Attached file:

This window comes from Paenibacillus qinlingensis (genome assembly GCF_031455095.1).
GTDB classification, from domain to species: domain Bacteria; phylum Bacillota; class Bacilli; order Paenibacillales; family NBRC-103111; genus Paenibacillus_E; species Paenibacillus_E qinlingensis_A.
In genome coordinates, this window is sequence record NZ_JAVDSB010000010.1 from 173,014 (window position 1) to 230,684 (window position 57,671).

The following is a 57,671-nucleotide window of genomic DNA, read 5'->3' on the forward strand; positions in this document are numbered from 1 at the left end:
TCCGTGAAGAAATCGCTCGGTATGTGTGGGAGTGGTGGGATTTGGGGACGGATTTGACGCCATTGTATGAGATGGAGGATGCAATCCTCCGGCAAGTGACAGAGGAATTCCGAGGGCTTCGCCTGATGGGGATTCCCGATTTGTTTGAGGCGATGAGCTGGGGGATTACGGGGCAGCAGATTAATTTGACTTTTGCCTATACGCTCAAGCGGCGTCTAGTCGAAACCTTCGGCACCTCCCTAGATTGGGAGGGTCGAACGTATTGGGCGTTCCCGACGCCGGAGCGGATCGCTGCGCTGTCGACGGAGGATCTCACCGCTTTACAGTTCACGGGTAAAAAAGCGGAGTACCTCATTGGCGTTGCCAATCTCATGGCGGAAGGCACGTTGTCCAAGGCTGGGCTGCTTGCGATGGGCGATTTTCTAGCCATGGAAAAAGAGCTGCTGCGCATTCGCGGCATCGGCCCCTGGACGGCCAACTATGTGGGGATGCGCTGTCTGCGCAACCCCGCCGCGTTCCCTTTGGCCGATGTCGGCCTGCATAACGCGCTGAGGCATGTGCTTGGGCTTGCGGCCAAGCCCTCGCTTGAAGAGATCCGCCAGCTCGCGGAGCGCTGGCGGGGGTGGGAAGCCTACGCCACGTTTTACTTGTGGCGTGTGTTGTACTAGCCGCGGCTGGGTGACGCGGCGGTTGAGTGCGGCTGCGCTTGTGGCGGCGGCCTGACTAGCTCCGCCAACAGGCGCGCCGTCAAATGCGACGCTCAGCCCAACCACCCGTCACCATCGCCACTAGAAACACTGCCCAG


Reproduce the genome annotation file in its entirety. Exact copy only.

This window comes from Paenibacillus qinlingensis (genome assembly GCF_031455095.1).
GTDB classification, from domain to species: domain Bacteria; phylum Bacillota; class Bacilli; order Paenibacillales; family NBRC-103111; genus Paenibacillus_E; species Paenibacillus_E qinlingensis_A.
In genome coordinates, this window is sequence record NZ_JAVDSB010000010.1 from 173,014 (window position 1) to 230,684 (window position 57,671).

The following is a 57,671-nucleotide window of genomic DNA, read 5'->3' on the forward strand; positions in this document are numbered from 1 at the left end:
TCCGTGAAGAAATCGCTCGGTATGTGTGGGAGTGGTGGGATTTGGGGACGGATTTGACGCCATTGTATGAGATGGAGGATGCAATCCTCCGGCAAGTGACAGAGGAATTCCGAGGGCTTCGCCTGATGGGGATTCCCGATTTGTTTGAGGCGATGAGCTGGGGGATTACGGGGCAGCAGATTAATTTGACTTTTGCCTATACGCTCAAGCGGCGTCTAGTCGAAACCTTCGGCACCTCCCTAGATTGGGAGGGTCGAACGTATTGGGCGTTCCCGACGCCGGAGCGGATCGCTGCGCTGTCGACGGAGGATCTCACCGCTTTACAGTTCACGGGTAAAAAAGCGGAGTACCTCATTGGCGTTGCCAATCTCATGGCGGAAGGCACGTTGTCCAAGGCTGGGCTGCTTGCGATGGGCGATTTTCTAGCCATGGAAAAAGAGCTGCTGCGCATTCGCGGCATCGGCCCCTGGACGGCCAACTATGTGGGGATGCGCTGTCTGCGCAACCCCGCCGCGTTCCCTTTGGCCGATGTCGGCCTGCATAACGCGCTGAGGCATGTGCTTGGGCTTGCGGCCAAGCCCTCGCTTGAAGAGATCCGCCAGCTCGCGGAGCGCTGGCGGGGGTGGGAAGCCTACGCCACGTTTTACTTGTGGCGTGTGTTGTACTAGCCGCGGCTGGGTGACGCGGCGGTTGAGTGCGGCTGCGCTTGTGGCGGCGGCCTGACTAGCTCCGCCAACAGGCGCGCCGTCAAATGCGACGCTCAGCCCAACCACCCGTCACCATCGCCACTAGAAACACTGCCCAG